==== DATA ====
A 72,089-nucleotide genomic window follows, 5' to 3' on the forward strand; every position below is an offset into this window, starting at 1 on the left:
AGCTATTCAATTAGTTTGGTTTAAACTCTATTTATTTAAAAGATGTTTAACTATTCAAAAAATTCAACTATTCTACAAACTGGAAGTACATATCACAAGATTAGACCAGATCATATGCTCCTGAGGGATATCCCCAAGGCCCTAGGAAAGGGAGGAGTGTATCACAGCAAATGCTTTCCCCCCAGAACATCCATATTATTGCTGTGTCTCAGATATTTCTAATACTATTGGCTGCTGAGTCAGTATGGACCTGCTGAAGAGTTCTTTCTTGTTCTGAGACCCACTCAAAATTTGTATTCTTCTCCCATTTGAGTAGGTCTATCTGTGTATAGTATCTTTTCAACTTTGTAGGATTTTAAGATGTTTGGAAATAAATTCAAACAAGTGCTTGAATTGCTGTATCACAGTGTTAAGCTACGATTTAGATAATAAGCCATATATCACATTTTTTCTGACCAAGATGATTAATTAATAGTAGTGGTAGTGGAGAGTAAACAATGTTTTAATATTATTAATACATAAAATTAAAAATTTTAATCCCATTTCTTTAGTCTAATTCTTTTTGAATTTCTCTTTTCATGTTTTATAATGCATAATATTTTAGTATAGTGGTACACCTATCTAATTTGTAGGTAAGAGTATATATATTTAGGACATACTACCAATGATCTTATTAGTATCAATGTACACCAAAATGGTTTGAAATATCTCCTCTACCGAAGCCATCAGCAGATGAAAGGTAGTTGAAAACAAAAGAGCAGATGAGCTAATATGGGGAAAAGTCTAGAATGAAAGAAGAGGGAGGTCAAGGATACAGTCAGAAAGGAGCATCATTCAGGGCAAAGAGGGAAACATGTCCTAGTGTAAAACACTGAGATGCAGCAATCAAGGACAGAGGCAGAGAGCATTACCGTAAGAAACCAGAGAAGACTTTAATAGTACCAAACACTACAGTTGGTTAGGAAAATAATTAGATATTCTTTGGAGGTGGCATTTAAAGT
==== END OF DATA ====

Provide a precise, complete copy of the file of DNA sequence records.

A 72,089-nucleotide genomic window follows, 5' to 3' on the forward strand; every position below is an offset into this window, starting at 1 on the left:
AGCTATTCAATTAGTTTGGTTTAAACTCTATTTATTTAAAAGATGTTTAACTATTCAAAAAATTCAACTATTCTACAAACTGGAAGTACATATCACAAGATTAGACCAGATCATATGCTCCTGAGGGATATCCCCAAGGCCCTAGGAAAGGGAGGAGTGTATCACAGCAAATGCTTTCCCCCCAGAACATCCATATTATTGCTGTGTCTCAGATATTTCTAATACTATTGGCTGCTGAGTCAGTATGGACCTGCTGAAGAGTTCTTTCTTGTTCTGAGACCCACTCAAAATTTGTATTCTTCTCCCATTTGAGTAGGTCTATCTGTGTATAGTATCTTTTCAACTTTGTAGGATTTTAAGATGTTTGGAAATAAATTCAAACAAGTGCTTGAATTGCTGTATCACAGTGTTAAGCTACGATTTAGATAATAAGCCATATATCACATTTTTTCTGACCAAGATGATTAATTAATAGTAGTGGTAGTGGAGAGTAAACAATGTTTTAATATTATTAATACATAAAATTAAAAATTTTAATCCCATTTCTTTAGTCTAATTCTTTTTGAATTTCTCTTTTCATGTTTTATAATGCATAATATTTTAGTATAGTGGTACACCTATCTAATTTGTAGGTAAGAGTATATATATTTAGGACATACTACCAATGATCTTATTAGTATCAATGTACACCAAAATGGTTTGAAATATCTCCTCTACCGAAGCCATCAGCAGATGAAAGGTAGTTGAAAACAAAAGAGCAGATGAGCTAATATGGGGAAAAGTCTAGAATGAAAGAAGAGGGAGGTCAAGGATACAGTCAGAAAGGAGCATCATTCAGGGCAAAGAGGGAAACATGTCCTAGTGTAAAACACTGAGATGCAGCAATCAAGGACAGAGGCAGAGAGCATTACCGTAAGAAACCAGAGAAGACTTTAATAGTACCAAACACTACAGTTGGTTAGGAAAATAATTAGATATTCTTTGGAGGTGGCATTTAAAGT